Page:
On February 22, Jim Moore, a supporter of two-time City Council candidate Kenneth Jackson, sent out a Facebook message to a long list of recipients titled “Help Ken,” seeking payment from supporters for an overdue $2,000 loan to avoid taking Jackson to court on March 20 (after C-VILLE went to press).
“In desperation to purchase TV time, Ken asked me to lend him $2,000 against the $2,545 balance in the account,” Moore wrote. Jackson and his partner signed a personal note, but, so far, says Moore, he hasn’t received any payment.
Moore set up a GoFundMe to collect on the debt, but after complaints from other supporters, he disabled the account.
A campaign finance report indicated that as of the end of the reporting period on November 30, 2017, a $2,000 loan made by Moore to the campaign on October 31 had a zero balance, according to Rosanna Bencoach, Charlottesville’s general registrar. She says there is no entry for loans repaid on that report, “so this may be in error.”
Bencoach also told C-VILLE that Jackson’s campaign finance filing for December reports that the loan from Moore was repaid on December 12.
Moore says the loan has not been repaid.
Other odd information appears in Jackson’s campaign finance reports. One donor, allegedly named “Mary Mary,” donated $700 and lists her occupation as “horse.”
When political donations are collected in Virginia for a non-federal campaign, campaigns are required to collect the name, home address and occupation of the donor. Fundraising campaigns on Gofundme.com do not typically collect home addresses or occupations.
At least two GoFundMe accounts were created in connection with the campaign: one that raised money directly for Jackson’s campaign last fall, and Moore’s short-lived effort to collect on his loan.
According to Rick Sincere, a former long-time member of the Charlottesville Board of Elections as well as the one-time chairman of the Virginia Republican Party, this form of fundraising may potentially be a violation of campaign finance laws.
“Using GoFundMe to raise campaign money is probably illegal, just as ‘passing the hat’ at an event would be, since you can’t properly trace the source of the donation for attribution to a particular donor or determine whether the source of funds is a foreign national, for instance,” Sincere says.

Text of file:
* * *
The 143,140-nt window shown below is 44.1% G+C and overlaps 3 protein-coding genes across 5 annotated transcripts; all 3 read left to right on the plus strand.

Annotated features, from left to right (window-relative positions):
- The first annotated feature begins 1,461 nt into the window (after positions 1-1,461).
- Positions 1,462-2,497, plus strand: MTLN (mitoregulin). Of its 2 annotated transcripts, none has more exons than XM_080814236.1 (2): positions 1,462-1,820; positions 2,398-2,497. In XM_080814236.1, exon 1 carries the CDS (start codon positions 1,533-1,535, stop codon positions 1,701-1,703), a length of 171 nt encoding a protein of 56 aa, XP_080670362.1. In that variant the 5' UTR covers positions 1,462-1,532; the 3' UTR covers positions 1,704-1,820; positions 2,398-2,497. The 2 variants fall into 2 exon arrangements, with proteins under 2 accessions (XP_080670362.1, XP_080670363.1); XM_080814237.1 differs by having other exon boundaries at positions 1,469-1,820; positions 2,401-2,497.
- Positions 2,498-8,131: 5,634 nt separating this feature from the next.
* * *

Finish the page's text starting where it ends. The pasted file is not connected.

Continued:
Moore says it was never his intention to run afoul of campaign law.
On the Facebook group page, he wrote, “OK. I’m sorry for this. I apologize and will remove this campaign. I let my frustration turn into vengeance. Please be aware that I did this with much advance notice and full knowledge by Ken.”
Says Moore, “I made a personal loan and I am disappointed it wasn’t repaid.”
Jackson, who says he had nothing to do with Moore’s loan collection efforts, first ran for City Council as the Republican nominee in 2003 and lost in the general election. He ran again as an independent last year and lost amid questions about other campaign finance irregularities.
The Charlottesville native says he’s through with the city.
“I should also inform you that I have no intention of moving back to Charlottesville nor seeking public office there,” says Jackson, who now lives near Farmville. “It has no longer become the home I knew and loved. Now it is just a hate-filled city focusing on things and not people who are the citizens.”
The city used to be a community not divided by race, color, religion or gender, he says. “That city no longer exists for me.”
Clarifications March 26: Jackson was identified as a conservative in the original story, but says he’s a fiscal conservative, and is not conservative on social issues.
Jackson says the campaign report he filed that listed contributor “Mary, Mary” with occupation “horse” was corrected within 24 hours. However, “Mary, Mary” still appears on a state campaign finance report.